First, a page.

This photo released on Thursday shows an archaeologist uncovering an ancient Roman mosaic floor discovered under vines in the Italian region of Negrar, near Verona.—AFP
This photo released on Thursday shows an archaeologist uncovering an ancient Roman mosaic floor discovered under vines in the Italian region of Negrar, near Verona.—AFP

NEGRAR: Archaeolo­gists have discovered an exq­uisitely preserved Roman mosaic under a vineyard in northern Italy after a century of searching, the local mayor said on Thursday.

The brightly coloured geometric design, partly unearthed outside Negrar di Valpolicella near Verona, is thought to have been part of a villa archaeologists first started looking for in 1922.

“When I saw the mosaic it was very impressive because of the quality, the well-preserved colours, the preservation of the mosaic itself,” said Mayor Roberto Grison.

Locals have known for years there were Roman artefacts in their part of the famous wine region, a survey and some initial digging a century ago hinted at what lay beneath — and the area of the discovery is called Villa, said Grison. But until now there had not been any big finds.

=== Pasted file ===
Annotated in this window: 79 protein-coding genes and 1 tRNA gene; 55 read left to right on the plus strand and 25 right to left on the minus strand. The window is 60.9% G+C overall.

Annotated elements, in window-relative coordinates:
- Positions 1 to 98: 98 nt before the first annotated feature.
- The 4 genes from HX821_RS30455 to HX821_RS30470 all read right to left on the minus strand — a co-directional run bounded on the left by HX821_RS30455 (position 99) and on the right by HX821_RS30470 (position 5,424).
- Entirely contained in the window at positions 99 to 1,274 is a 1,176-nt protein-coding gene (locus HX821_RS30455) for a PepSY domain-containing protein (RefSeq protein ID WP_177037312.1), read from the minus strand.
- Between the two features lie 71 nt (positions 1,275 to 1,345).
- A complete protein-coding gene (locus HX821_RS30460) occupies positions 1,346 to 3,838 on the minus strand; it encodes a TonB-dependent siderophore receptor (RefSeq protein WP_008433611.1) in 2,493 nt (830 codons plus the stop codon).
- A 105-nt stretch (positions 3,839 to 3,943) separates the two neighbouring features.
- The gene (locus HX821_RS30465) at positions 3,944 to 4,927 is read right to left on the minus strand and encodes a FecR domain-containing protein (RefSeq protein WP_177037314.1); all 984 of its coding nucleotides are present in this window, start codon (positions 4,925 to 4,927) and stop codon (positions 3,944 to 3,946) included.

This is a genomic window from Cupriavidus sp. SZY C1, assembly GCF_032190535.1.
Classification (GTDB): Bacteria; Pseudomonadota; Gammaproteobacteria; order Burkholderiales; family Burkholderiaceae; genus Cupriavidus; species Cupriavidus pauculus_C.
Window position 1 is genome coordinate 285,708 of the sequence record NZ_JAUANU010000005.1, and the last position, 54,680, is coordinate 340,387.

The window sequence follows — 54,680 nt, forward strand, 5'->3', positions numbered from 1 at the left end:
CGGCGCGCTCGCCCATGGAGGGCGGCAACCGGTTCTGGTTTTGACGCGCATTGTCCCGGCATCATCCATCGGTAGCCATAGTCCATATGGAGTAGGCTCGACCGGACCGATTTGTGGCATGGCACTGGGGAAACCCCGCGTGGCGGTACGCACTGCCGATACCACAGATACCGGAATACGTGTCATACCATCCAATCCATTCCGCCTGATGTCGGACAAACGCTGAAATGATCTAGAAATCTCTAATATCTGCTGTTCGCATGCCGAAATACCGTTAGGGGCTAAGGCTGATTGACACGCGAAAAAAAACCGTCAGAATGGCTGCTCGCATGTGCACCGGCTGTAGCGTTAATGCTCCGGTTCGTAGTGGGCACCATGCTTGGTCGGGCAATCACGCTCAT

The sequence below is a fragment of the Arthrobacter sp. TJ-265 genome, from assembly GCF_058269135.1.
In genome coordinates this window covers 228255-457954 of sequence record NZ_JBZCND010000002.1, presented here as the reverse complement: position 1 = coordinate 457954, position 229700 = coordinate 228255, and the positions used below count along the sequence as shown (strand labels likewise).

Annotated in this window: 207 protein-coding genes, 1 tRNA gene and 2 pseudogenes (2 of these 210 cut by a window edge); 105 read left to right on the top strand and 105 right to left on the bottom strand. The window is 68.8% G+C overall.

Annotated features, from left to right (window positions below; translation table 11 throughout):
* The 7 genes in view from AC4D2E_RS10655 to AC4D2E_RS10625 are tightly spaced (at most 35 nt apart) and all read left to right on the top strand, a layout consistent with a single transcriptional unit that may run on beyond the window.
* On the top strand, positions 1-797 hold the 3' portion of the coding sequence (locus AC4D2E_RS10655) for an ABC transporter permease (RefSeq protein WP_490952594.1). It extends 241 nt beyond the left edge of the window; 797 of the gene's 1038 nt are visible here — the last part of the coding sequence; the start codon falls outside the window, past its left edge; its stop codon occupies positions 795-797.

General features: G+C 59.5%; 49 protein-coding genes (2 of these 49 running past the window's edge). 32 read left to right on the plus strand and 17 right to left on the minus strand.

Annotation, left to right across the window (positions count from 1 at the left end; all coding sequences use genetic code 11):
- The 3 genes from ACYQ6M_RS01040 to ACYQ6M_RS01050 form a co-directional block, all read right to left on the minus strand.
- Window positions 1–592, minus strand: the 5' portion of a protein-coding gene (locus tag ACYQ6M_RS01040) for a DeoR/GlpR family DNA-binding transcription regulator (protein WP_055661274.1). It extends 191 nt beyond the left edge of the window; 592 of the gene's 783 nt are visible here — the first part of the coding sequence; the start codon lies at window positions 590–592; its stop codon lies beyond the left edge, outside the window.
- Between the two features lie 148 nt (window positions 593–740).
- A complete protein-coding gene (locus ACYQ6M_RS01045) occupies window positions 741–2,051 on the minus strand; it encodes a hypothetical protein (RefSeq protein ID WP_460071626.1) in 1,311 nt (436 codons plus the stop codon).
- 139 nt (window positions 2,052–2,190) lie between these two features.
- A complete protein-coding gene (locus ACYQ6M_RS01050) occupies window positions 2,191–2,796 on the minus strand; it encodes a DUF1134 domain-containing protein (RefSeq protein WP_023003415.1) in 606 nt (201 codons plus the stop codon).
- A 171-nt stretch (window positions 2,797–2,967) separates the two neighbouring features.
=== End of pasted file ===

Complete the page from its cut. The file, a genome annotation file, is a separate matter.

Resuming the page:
Verona municipal archaeologist Gianni de Zuccato says the moment they came across the red, brown, grey and white mosaic deep underground was “like entering a time machine”. “It was an amazing feeling, I confess I could not remain cool,” De Zuccato said, dating the mosaics to around 250-400 AD.

Grison said that the aim now was to shed light on the villa and “to make it visible to whoever is interested”. Experts are now trying to discover the exact extent of the villa complex.

Published in Dawn, May 29th, 2020